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Kafka’s Unspoken Philosophy of Law

Dragan Prole orcid id ; University of Novi Sad, Faculty of Philosophy, Dr Zorana Đinđića 2, RS–21000 Novi Sad

Puni tekst: engleski pdf 351 Kb


str. 471-483

preuzimanja: 463


Puni tekst: hrvatski pdf 351 Kb


str. 482-482

preuzimanja: 202


Puni tekst: njemački pdf 351 Kb


str. 482-482

preuzimanja: 148


Puni tekst: francuski pdf 351 Kb


str. 483-483

preuzimanja: 150



In the first part of the paper, the author pays close attention to the fact that in Kafka’s diaries and correspondence, we find a notable absence of his professional life. If we never knew the famous writer was a law expert, we would hardly be able to determine that from his personal writings. There is no mention of his studies of law, professional aspirations, problems or procedural interests related to judicial practice, or difficulties or achievements in the workplace. Surprisingly, within the complex hierarchy of business interactions, the writer occupied a very high position. The performed analysis uncovers an essential, but a barely recognisable feature of Kafka’s works. Above all, they try to alert us that the feudal world is still alive and well, that in the modern times we only see the multiplication of the former sovereigns whose role was to impose the laws onto others but can personally be excused. The works of Rudolf von Jhering, one of the best-known philosophers of the law of the time, and Hans Gross, the famous founder of criminology and Kafka’s professor at Charles University, Prague, were thematised in order to determine the dimensions of the writer’s crucial preoccupation – to deconstruct the social Darwinist theories of the criminal law.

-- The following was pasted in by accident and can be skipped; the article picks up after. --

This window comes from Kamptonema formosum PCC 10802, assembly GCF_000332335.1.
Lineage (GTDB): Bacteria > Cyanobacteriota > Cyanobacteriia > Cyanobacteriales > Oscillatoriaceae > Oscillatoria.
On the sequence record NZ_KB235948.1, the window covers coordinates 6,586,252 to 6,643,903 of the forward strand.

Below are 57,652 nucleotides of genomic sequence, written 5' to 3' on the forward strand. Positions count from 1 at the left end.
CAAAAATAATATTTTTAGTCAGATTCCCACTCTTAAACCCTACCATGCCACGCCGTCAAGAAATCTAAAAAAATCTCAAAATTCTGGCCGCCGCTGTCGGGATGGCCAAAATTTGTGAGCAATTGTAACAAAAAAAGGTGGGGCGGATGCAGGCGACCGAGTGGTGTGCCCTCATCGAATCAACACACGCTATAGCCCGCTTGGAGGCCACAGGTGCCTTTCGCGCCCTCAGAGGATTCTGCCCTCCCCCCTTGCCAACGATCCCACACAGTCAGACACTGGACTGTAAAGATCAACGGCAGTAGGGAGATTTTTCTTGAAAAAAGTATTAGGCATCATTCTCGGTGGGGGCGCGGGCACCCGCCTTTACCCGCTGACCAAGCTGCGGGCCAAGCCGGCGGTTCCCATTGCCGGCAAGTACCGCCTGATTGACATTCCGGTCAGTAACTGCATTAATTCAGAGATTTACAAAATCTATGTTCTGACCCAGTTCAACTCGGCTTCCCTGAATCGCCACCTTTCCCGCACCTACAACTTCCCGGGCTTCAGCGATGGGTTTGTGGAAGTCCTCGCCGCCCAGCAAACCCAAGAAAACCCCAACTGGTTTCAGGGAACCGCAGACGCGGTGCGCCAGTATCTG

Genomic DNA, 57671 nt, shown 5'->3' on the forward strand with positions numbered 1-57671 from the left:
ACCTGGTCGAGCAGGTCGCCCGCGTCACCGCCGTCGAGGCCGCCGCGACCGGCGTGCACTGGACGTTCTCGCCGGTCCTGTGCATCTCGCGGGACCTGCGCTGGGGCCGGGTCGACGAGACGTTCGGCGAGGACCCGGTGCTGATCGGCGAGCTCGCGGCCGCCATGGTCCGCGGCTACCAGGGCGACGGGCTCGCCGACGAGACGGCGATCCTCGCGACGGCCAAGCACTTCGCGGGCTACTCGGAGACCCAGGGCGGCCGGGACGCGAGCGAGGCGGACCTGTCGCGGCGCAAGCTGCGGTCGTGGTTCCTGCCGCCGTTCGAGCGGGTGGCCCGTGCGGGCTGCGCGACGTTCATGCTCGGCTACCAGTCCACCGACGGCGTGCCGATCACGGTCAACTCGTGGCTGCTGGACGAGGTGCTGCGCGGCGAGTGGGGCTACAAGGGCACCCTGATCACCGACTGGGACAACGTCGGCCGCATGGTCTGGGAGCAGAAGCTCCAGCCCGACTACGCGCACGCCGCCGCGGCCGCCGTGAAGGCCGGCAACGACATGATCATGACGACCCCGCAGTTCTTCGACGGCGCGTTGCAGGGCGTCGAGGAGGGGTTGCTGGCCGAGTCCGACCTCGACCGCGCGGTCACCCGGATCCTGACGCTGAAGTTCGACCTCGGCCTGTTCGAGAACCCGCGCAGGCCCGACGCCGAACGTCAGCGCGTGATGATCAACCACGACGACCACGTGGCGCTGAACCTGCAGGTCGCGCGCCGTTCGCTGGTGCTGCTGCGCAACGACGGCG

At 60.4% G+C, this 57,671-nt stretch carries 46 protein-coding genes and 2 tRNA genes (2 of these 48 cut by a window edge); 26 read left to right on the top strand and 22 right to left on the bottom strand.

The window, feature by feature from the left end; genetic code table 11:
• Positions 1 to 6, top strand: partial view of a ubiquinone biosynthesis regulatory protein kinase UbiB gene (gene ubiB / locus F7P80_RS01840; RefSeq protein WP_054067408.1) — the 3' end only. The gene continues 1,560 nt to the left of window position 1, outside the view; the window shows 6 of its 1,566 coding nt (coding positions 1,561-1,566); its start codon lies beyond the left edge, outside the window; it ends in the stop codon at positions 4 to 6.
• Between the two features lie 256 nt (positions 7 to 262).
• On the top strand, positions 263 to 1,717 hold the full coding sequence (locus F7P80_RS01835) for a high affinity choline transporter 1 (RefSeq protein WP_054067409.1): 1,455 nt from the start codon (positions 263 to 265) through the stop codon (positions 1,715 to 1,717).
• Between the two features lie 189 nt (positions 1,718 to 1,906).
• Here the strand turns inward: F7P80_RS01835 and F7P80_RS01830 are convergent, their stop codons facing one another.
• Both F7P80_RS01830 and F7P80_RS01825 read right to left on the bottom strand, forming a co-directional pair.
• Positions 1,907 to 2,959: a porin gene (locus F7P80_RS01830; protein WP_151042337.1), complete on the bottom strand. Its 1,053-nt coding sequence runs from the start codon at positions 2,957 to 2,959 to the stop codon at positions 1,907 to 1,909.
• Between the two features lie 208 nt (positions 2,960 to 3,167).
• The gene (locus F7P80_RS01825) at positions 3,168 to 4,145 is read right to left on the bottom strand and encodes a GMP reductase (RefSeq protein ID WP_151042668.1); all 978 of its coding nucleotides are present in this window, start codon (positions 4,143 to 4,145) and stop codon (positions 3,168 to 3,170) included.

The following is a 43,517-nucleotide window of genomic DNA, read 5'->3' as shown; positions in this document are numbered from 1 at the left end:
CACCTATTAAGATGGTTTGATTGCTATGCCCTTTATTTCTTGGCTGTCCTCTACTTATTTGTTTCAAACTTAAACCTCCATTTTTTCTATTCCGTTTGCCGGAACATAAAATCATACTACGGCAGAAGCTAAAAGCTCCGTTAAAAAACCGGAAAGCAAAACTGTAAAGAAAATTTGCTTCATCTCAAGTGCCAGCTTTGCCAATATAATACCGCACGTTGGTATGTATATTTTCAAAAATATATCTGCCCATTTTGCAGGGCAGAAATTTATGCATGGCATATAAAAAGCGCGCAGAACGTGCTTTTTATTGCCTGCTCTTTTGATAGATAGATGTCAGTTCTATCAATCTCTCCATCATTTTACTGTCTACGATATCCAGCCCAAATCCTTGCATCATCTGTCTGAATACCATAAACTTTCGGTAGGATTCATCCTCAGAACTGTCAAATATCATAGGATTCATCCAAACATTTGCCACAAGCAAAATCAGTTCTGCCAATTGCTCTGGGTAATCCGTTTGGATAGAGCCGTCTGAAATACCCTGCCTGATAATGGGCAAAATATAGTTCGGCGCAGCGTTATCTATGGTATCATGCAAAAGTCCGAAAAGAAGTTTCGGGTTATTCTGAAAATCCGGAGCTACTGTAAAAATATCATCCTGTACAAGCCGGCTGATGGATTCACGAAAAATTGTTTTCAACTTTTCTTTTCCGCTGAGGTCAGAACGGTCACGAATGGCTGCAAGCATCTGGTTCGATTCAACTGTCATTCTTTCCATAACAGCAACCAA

Ključne riječi

Franz Kafka; fictionalisation; law; Hans Gross; Rudolph von Jhering; criminal law

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